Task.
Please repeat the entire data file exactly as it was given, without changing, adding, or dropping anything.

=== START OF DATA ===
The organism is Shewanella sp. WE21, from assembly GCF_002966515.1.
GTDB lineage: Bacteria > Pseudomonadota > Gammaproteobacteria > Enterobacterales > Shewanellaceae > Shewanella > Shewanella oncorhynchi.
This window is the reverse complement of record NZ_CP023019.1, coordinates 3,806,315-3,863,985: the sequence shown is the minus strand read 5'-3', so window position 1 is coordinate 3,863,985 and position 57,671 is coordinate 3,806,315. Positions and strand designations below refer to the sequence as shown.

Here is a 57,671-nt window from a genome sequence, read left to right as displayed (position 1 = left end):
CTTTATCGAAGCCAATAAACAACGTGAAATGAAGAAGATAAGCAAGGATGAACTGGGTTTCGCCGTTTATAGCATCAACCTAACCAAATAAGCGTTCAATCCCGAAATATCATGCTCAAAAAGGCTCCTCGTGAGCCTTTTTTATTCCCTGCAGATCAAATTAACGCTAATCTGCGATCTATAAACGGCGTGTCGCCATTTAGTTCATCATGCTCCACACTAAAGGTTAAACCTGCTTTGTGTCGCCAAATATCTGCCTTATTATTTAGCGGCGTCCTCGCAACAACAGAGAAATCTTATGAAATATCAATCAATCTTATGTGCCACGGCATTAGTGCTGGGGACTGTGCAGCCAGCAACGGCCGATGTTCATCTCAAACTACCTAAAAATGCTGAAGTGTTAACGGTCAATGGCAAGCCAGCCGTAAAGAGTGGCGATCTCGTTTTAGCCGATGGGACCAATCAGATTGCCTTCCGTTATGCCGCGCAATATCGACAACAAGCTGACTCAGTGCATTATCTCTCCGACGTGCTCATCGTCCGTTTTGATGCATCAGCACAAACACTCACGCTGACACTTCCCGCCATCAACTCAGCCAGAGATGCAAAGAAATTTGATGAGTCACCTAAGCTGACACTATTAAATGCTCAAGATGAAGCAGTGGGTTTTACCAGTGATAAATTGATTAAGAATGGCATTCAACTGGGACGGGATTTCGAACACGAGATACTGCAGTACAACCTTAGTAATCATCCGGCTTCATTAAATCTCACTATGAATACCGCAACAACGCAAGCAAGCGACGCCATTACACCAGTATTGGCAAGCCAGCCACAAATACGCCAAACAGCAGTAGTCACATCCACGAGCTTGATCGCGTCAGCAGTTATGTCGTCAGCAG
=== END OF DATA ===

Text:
The organism is Shewanella sp. WE21, from assembly GCF_002966515.1.
GTDB lineage: Bacteria > Pseudomonadota > Gammaproteobacteria > Enterobacterales > Shewanellaceae > Shewanella > Shewanella oncorhynchi.
This window is the reverse complement of record NZ_CP023019.1, coordinates 3,806,315-3,863,985: the sequence shown is the minus strand read 5'-3', so window position 1 is coordinate 3,863,985 and position 57,671 is coordinate 3,806,315. Positions and strand designations below refer to the sequence as shown.

Here is a 57,671-nt window from a genome sequence, read left to right as displayed (position 1 = left end):
CTTTATCGAAGCCAATAAACAACGTGAAATGAAGAAGATAAGCAAGGATGAACTGGGTTTCGCCGTTTATAGCATCAACCTAACCAAATAAGCGTTCAATCCCGAAATATCATGCTCAAAAAGGCTCCTCGTGAGCCTTTTTTATTCCCTGCAGATCAAATTAACGCTAATCTGCGATCTATAAACGGCGTGTCGCCATTTAGTTCATCATGCTCCACACTAAAGGTTAAACCTGCTTTGTGTCGCCAAATATCTGCCTTATTATTTAGCGGCGTCCTCGCAACAACAGAGAAATCTTATGAAATATCAATCAATCTTATGTGCCACGGCATTAGTGCTGGGGACTGTGCAGCCAGCAACGGCCGATGTTCATCTCAAACTACCTAAAAATGCTGAAGTGTTAACGGTCAATGGCAAGCCAGCCGTAAAGAGTGGCGATCTCGTTTTAGCCGATGGGACCAATCAGATTGCCTTCCGTTATGCCGCGCAATATCGACAACAAGCTGACTCAGTGCATTATCTCTCCGACGTGCTCATCGTCCGTTTTGATGCATCAGCACAAACACTCACGCTGACACTTCCCGCCATCAACTCAGCCAGAGATGCAAAGAAATTTGATGAGTCACCTAAGCTGACACTATTAAATGCTCAAGATGAAGCAGTGGGTTTTACCAGTGATAAATTGATTAAGAATGGCATTCAACTGGGACGGGATTTCGAACACGAGATACTGCAGTACAACCTTAGTAATCATCCGGCTTCATTAAATCTCACTATGAATACCGCAACAACGCAAGCAAGCGACGCCATTACACCAGTATTGGCAAGCCAGCCACAAATACGCCAAACAGCAGTAGTCACATCCACGAGCTTGATCGCGTCAGCAGTTATGTCGTCAGCAG